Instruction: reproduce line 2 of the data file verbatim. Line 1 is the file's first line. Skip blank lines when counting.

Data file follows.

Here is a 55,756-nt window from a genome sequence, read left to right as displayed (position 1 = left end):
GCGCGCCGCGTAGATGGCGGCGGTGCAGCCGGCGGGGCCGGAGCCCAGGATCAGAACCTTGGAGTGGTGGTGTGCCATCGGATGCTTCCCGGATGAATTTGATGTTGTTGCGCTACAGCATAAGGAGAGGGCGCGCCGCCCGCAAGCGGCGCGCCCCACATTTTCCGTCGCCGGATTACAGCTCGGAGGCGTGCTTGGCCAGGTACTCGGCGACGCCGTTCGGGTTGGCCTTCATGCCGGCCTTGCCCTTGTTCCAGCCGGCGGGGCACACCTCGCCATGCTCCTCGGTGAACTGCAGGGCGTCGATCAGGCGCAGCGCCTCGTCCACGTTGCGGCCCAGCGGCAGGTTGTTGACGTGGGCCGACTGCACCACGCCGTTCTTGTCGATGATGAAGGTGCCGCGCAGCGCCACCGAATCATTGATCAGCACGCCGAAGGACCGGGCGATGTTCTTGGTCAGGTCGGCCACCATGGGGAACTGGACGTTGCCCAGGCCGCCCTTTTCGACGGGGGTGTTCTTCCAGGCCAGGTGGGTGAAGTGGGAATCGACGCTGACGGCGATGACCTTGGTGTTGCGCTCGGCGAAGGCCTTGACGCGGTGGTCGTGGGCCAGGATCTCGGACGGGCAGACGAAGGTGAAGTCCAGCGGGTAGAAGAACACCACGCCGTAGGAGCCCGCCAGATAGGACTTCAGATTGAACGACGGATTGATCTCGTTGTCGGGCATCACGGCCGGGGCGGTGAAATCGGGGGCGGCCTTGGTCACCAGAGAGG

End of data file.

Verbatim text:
GCGCGCCGCGTAGATGGCGGCGGTGCAGCCGGCGGGGCCGGAGCCCAGGATCAGAACCTTGGAGTGGTGGTGTGCCATCGGATGCTTCCCGGATGAATTTGATGTTGTTGCGCTACAGCATAAGGAGAGGGCGCGCCGCCCGCAAGCGGCGCGCCCCACATTTTCCGTCGCCGGATTACAGCTCGGAGGCGTGCTTGGCCAGGTACTCGGCGACGCCGTTCGGGTTGGCCTTCATGCCGGCCTTGCCCTTGTTCCAGCCGGCGGGGCACACCTCGCCATGCTCCTCGGTGAACTGCAGGGCGTCGATCAGGCGCAGCGCCTCGTCCACGTTGCGGCCCAGCGGCAGGTTGTTGACGTGGGCCGACTGCACCACGCCGTTCTTGTCGATGATGAAGGTGCCGCGCAGCGCCACCGAATCATTGATCAGCACGCCGAAGGACCGGGCGATGTTCTTGGTCAGGTCGGCCACCATGGGGAACTGGACGTTGCCCAGGCCGCCCTTTTCGACGGGGGTGTTCTTCCAGGCCAGGTGGGTGAAGTGGGAATCGACGCTGACGGCGATGACCTTGGTGTTGCGCTCGGCGAAGGCCTTGACGCGGTGGTCGTGGGCCAGGATCTCGGACGGGCAGACGAAGGTGAAGTCCAGCGGGTAGAAGAACACCACGCCGTAGGAGCCCGCCAGATAGGACTTCAGATTGAACGACGGATTGATCTCGTTGTCGGGCATCACGGCCGGGGCGGTGAAATCGGGGGCGGCCTTGGTCACCAGAGAGG